American Psycho, One Bloody Bloody Musical
The first few moments of American Psycho, The Musical, hits you like a ton of bricks, in just the perfect kind of theatrical way, and sets us up for the kind of show I was hoping for. Something that only theatre can give us. Some fresh blood, so to speak. Something the film or the book just couldn’t. This show, directed by Rupert Goold, wasn’t going to be about ‘pretty’ (cause if you want pretty, you can go see She Loves Me over at Studio 54), but, it would be hard hitting and shocking, musically intense and emotionally engaging. And for the most part, American Psycho is that; jagged and edgy, but sadly, the intensity is limited and it falters in its engagement.
Visually speaking, Benjamin Walker, half naked, sauntering around in his tighie whities, is a breathtaking sight, blood covered or not. Fully inhabiting the role of Patrick Bateman that Christian Bale so perfectly did in the 2000 film that this strange musical is based on, Walker has it down. Beautifully voiced in both rage and fear, he nails the different and opposing sides of Bateman. He’s got the cold edge and the combustable anger boiling up inside him and feeling like he will erupt into violence at any moment, plus he also manages to give us a bit of the scared child inside, the one that really just wants someone to see him and to love him.
Standing right there beside him, loving him, is Jean (an absolutely wonderful Jennifer Damiano of Next to Normal fame). When those two are together on stage, we can see a possibility, and a moment of emotional truth. Not surprising, the moments with Jean are the most touching and heartfelt, and their songs are the only songs that come across as emotionally deep and meaningful. My favorite is when the former Next to Normal mother and daughter team, a total wasted Alice Ripley as Bateman’s mother, and Damiano sing the beautiful duet ‘Nice Thought’. Seeing these characters singing about what could have been or maybe, what should have been, brought Bateman and his internal struggle to a more empathetic light. And to hear the gorgeous voice of Ripley, even if her big number is only a duet (and not a solo), made it all seem worth while. Why or why does Ripley not have a number all of her own…? Sad.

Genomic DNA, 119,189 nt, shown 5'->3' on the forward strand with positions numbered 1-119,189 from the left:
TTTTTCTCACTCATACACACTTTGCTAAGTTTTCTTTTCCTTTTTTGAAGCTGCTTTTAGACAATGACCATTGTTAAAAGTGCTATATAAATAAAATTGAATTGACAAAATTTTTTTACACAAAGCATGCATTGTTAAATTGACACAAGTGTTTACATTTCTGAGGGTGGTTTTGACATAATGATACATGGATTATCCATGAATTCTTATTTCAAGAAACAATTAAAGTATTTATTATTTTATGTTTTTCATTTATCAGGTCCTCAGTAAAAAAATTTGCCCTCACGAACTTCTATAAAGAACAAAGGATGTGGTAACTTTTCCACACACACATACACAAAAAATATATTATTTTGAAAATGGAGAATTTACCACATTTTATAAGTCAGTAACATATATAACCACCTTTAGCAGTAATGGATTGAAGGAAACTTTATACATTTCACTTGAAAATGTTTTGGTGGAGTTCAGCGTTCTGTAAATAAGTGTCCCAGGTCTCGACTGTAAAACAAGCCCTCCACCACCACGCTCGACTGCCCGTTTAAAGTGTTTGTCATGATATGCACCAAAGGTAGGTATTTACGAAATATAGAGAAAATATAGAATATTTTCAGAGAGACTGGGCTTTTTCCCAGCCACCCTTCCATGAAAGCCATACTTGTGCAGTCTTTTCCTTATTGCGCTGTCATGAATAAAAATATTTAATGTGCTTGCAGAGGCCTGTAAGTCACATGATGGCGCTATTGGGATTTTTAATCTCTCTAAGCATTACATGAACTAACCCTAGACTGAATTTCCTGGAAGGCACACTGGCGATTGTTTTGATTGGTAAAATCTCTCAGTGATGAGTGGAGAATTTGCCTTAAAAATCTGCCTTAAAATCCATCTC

The music and songs are penetrating, loud, and harsh in a perfect 1980’s kind of way (Music and Lyrics by Duncan Sheik, Book by Roberto Aguirre-Sacasa) and in this lies the problem. The 1980’s of American Psycho fame was a superficial and disconnected time in our cultural and social existence, in possibly a similar way the 2010’s are turning out to be. And the music and lyrics followed that vision almost a little too closely. Too many songs were about the shallow and cruel moneyed world of the 80’s and possibly our decade as well. ‘You Are What You Wear’, ‘Hardbody’, and ‘Cards’ all felt like a shiny new object, similar to the line from Bret Easton Ellis’s novel, “this thing, this girl, this meat, is nothing…” , and it does feel a little like nothing but surface, with very little depth except the obvious. Strangely enough, at intermission, I felt like I was surrounded by Bateman bros and tight skirted Eveylns (his girlfriend, played by Helene Yorke), and wondered if this was part of the reason this musical even existed in this moment of time in the first place. History repeating itself, in one disconnected ‘iform’ or another.
Act two did little to elevate the tone, regardless of the shock and blood splattering effects. I will say Act one ends spectacularly. Shockingly wonderful. American Psycho does look amazing (a perfect and inventive Scenic Design by Es Devlino), graphic and violent, but alienated with little underneath. The whole production, for that matter, is designed in every level to perfection. The choreography by Lynne Page is sharp and angular, but with very little grace or beauty. It serves its purpose but at a cost. This is a relevant tale I guess, speaking to the similarly shallow culture sprouting up around New York City now in 2015, and at times I loved the critique and the irony, but as with sarcasm, it gets tiring after a time, and just leaves you as cold and isolated as the Wall Street bankers.